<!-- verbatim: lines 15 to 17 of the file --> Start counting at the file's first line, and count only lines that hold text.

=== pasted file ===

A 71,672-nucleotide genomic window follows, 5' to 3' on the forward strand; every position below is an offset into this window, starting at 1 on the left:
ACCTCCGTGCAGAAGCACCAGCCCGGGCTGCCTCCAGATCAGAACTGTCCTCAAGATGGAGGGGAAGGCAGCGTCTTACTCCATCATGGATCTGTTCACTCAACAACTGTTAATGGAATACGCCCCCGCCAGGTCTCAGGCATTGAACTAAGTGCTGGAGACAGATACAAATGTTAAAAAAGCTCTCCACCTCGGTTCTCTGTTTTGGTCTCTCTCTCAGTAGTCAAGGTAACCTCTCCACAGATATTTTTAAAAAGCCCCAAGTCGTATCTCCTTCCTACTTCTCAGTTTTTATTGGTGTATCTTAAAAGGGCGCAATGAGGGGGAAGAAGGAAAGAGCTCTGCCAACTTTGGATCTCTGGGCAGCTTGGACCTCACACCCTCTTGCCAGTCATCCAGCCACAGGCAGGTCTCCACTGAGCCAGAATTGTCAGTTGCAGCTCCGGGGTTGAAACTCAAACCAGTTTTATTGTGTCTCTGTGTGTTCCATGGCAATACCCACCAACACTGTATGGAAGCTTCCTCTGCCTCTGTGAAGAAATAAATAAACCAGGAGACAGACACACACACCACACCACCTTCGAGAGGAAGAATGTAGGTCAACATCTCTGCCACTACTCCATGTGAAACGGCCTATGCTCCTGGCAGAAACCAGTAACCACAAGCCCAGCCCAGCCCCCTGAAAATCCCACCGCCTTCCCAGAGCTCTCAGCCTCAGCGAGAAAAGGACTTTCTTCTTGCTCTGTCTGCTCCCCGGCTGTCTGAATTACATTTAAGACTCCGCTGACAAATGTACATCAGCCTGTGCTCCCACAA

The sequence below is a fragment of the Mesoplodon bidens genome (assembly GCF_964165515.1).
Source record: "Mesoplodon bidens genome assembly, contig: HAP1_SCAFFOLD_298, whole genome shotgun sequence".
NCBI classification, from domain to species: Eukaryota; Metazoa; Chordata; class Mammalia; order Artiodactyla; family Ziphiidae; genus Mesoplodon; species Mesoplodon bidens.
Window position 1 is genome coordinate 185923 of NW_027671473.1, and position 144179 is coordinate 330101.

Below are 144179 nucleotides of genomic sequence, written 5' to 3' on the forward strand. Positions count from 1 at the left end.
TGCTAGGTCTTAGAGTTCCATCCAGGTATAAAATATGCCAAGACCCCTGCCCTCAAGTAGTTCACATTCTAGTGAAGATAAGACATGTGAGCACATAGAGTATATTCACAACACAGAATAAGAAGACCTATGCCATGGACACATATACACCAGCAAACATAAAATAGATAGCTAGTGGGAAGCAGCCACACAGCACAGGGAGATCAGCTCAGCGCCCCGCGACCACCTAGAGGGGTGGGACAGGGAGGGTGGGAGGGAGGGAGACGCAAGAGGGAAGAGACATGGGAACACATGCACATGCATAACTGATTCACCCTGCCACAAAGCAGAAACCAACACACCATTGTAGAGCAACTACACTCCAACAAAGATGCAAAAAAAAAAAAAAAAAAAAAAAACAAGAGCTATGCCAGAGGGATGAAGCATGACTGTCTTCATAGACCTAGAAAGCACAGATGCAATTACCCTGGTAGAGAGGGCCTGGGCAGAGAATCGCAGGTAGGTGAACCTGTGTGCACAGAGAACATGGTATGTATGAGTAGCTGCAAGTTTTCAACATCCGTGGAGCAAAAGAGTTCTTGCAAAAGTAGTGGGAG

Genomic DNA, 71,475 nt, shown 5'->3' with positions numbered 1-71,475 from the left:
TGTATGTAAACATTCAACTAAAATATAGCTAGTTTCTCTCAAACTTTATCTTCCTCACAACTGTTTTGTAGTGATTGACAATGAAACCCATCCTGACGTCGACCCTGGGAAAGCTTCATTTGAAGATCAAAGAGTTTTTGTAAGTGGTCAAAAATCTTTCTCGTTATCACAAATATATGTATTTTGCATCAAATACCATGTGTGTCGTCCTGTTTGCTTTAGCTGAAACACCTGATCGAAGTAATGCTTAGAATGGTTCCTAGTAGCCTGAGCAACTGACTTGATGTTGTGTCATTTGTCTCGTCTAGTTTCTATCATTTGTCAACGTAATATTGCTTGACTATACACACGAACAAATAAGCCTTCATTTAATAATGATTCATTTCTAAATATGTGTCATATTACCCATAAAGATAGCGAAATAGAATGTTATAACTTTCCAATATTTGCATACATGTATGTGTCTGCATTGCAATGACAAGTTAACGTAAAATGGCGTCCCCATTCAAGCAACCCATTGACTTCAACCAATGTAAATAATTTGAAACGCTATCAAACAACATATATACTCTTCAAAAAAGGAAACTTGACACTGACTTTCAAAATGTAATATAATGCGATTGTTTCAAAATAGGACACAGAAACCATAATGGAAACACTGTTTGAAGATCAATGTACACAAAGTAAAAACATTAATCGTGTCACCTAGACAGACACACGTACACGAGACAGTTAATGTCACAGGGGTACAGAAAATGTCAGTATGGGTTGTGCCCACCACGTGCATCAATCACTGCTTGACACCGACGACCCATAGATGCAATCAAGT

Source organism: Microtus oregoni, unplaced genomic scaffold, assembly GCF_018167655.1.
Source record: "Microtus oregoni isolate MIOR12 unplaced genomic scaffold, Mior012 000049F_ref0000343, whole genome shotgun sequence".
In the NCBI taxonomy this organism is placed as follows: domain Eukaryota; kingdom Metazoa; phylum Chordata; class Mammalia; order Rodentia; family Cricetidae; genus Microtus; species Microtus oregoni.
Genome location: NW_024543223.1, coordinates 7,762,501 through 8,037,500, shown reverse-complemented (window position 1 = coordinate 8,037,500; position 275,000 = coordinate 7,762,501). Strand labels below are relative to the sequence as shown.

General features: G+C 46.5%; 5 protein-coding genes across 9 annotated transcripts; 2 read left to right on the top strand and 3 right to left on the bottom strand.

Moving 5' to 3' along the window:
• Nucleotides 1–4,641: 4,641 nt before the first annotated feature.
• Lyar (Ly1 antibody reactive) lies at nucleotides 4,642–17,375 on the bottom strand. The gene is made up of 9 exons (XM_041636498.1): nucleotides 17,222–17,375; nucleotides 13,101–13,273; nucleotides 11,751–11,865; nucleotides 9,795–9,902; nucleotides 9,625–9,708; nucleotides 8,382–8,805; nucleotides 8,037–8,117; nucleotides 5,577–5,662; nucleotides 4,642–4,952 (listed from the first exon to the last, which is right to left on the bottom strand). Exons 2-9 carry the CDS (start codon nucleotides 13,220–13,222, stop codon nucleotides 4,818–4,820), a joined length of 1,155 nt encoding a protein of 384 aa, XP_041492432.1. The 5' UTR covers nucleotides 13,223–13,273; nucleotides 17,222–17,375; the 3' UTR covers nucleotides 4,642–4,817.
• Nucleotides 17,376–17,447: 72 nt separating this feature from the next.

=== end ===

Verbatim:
General features: G+C 46.5%; 5 protein-coding genes across 9 annotated transcripts; 2 read left to right on the top strand and 3 right to left on the bottom strand.

Moving 5' to 3' along the window:
• Nucleotides 1–4,641: 4,641 nt before the first annotated feature.